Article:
Today’s spotlight is all about deception and shame. If I haven’t already told you about Steven Pinker’s book, Blank Slate, let me recommend it now. The subtitle to this wonderful contribution is The Modern Denial of Human Nature. Pinker essentially shows that the idea of the mind as a blank slate and the notion of the so-called noble savage are gross errors that have led to many misunderstandings and political fallacies. I have no intention of stealing any of his thunder, so let me just say—this is an important read for anyone interested in understanding both the human condition and the world we live in. That said, the book reminds me of how we heap shame and blame on folks in order to manipulate their behavior.
Think about this easy one—everyone lies, cheats, and steals and yet we think of this as criminal behavior. For many years I spent a large part of my working life conducting detection of deception tests (lie detection). There is a lot of psychology employed during an exam of this nature including positioning an examinee according to the societal norm of honesty. As such, an examinee may well be asked questions intentionally designed to make them uncomfortable, to add stress to their answer, as a measure to compare against relevant questions. This form of examination is called a zone of comparison test.
Detection of Deception
Ok, imagine that you were asked to take a lie detection test. You’re naturally concerned about the accuracy of the test and the questions you may be asked. Let’s assume you’re innocent, and the test is to demonstrate your innocence. The examiner sits you in a plain room with nothing on the walls and begins the pre-test interview. He/she may begin with something like this: “I know you came here to tell the truth today. Why else would you come? I mean I’m sure you’re not a liar, cheat or thief. I mean that’s the behavior of criminals. You’re not a criminal are you?”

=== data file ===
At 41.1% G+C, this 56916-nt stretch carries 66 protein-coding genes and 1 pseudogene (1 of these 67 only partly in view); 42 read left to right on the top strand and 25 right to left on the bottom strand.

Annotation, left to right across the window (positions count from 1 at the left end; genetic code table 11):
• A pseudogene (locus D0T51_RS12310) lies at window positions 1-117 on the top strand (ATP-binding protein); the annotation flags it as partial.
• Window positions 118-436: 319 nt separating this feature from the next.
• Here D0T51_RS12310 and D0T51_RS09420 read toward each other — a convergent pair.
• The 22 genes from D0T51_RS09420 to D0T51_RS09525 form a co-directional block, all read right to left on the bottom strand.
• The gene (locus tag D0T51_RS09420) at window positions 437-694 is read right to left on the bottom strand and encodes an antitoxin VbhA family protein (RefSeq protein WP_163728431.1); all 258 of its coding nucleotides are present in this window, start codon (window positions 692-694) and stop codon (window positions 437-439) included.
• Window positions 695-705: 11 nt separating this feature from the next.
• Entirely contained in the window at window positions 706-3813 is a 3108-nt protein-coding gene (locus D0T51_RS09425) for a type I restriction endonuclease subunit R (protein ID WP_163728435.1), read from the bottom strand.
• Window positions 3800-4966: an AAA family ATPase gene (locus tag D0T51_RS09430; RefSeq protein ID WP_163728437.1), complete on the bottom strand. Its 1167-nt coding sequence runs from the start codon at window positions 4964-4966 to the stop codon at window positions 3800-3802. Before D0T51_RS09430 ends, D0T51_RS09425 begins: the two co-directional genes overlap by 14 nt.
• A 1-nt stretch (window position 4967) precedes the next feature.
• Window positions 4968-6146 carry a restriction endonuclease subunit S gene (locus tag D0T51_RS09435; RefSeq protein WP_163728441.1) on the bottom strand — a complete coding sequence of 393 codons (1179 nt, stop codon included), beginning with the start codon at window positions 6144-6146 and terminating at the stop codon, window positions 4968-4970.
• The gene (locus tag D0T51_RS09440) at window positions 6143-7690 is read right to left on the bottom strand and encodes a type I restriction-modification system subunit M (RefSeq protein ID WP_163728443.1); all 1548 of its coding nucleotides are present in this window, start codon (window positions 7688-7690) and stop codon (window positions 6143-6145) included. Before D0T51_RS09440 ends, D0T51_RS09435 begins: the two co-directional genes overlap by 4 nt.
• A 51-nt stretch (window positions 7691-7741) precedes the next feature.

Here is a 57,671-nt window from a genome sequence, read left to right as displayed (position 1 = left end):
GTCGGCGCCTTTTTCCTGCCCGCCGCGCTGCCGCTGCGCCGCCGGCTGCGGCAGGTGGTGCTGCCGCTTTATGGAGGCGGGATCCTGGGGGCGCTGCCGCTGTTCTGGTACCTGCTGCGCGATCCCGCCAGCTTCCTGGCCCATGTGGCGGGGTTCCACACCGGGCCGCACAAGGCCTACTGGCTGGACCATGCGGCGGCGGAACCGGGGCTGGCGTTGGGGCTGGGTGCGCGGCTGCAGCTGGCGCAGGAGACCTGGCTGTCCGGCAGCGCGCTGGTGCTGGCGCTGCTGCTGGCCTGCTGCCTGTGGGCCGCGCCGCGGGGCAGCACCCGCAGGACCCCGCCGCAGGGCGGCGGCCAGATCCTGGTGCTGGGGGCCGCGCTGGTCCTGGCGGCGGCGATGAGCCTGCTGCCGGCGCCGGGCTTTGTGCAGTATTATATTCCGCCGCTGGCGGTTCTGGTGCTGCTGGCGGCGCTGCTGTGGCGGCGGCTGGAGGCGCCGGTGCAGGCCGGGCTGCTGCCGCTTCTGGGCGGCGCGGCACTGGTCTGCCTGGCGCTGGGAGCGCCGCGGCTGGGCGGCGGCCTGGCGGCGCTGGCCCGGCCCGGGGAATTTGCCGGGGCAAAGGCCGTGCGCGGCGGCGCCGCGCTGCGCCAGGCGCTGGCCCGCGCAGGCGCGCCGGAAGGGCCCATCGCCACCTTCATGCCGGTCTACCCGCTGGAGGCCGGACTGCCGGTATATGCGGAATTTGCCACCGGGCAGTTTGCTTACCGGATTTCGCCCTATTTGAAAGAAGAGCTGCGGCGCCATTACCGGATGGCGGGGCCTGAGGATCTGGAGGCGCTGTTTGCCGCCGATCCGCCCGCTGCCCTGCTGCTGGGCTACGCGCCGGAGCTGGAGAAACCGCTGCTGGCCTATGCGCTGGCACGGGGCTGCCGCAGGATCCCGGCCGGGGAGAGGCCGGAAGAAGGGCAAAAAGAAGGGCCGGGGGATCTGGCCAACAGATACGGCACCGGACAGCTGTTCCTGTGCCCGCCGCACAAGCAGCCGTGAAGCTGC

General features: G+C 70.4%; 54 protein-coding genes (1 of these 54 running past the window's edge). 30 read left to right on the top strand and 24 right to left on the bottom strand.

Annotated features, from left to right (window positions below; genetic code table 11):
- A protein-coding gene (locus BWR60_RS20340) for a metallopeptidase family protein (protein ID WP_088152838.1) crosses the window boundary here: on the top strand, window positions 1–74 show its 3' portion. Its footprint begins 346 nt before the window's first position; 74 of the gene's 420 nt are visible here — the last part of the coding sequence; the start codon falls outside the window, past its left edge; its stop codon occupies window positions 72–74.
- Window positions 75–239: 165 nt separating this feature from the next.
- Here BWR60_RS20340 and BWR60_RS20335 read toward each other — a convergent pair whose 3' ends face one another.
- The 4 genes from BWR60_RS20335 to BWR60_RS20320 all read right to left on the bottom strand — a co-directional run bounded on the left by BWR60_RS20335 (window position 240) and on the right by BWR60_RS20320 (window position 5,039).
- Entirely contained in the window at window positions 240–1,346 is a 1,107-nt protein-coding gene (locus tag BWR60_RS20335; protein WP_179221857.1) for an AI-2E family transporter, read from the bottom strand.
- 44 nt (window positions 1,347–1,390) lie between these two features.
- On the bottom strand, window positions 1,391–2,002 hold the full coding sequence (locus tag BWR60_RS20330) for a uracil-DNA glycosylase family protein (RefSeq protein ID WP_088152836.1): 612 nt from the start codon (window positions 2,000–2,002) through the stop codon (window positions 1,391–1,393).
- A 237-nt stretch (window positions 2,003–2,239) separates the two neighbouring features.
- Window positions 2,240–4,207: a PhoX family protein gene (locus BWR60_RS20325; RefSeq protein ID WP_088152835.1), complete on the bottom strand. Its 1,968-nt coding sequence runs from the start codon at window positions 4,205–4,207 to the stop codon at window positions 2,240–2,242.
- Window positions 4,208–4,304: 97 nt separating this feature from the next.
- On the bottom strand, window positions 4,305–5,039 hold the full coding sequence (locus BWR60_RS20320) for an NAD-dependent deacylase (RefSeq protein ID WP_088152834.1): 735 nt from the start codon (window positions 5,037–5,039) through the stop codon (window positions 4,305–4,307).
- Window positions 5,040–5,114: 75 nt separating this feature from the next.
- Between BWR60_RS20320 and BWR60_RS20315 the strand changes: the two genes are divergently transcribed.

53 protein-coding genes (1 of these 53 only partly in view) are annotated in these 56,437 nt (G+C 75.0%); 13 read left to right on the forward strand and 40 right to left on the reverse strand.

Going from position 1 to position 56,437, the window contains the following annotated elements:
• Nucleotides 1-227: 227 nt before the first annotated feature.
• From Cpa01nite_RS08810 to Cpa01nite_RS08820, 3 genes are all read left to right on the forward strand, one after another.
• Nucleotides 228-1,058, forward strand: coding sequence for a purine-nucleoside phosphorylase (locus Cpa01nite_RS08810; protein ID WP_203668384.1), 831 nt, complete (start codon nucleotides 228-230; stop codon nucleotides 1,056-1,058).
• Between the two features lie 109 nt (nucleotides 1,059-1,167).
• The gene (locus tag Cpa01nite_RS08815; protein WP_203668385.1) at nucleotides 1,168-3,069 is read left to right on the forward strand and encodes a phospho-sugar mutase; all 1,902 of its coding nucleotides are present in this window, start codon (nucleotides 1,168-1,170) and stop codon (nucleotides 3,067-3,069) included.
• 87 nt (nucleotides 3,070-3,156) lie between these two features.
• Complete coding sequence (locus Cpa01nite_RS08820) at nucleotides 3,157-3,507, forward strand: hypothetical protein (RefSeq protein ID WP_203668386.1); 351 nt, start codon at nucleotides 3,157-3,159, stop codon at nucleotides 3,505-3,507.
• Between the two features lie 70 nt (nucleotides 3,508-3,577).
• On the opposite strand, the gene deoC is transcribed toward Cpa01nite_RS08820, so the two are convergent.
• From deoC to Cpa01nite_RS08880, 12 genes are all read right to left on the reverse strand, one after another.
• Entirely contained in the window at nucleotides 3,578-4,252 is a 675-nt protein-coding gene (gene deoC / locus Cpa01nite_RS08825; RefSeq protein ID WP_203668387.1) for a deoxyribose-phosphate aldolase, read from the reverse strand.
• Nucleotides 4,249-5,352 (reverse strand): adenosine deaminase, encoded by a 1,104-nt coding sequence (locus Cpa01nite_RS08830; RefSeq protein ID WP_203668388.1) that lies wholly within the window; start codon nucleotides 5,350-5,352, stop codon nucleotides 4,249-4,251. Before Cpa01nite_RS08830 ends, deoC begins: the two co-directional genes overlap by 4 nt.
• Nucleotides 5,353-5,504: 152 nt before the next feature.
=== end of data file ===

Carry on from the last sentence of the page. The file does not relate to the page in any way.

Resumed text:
You respond with an emphatic NO.
The examiner continues, “Ok, good, then I’m going to ask you today if you have ever stolen anything? You haven’t have you?”
You probably answer NO.
“And I’m going to ask you if you have ever deliberately cheated anyone. You haven’t done that either have you?”
Again, you probably answer NO.
“And I’m going to ask you if you have ever lied to someone who trusted you? You haven’t have you?”
Again you probably answer NO—however if you are thoughtful and remember lying to your mother or father or spouse, etc., then the examiner asks you to share these lies. Following your clarification, the examiner simply rephrases the question to go like this, “Have you ever lied to someone who trusted you other than what you have shared with me today?”
Lie, Cheat, and Steal
Now here’s the fact—everyone has lied, cheated and stolen in life. Perhaps it was a few coins from a sibling, some game you cheated at, or a story you told friends that was inflated, colorized and/or factually simply so much BS. Since everyone is guilty of this sort of behavior, why are we ashamed of it when confronted in a ‘tell the truth’ scenario?
I submit that this is but one tiny aspect of human nature that we choose to pretend the truly noble savage never indulges in. Human nature is not as squeaky clean as we might want to believe, and again, this is but one tiny aspect of behavior that we choose to ignore.
In my view, the best way to know who we are begins by admitting what we are. Bottom line—we are not what most pretend to be.
My thoughts—what are yours?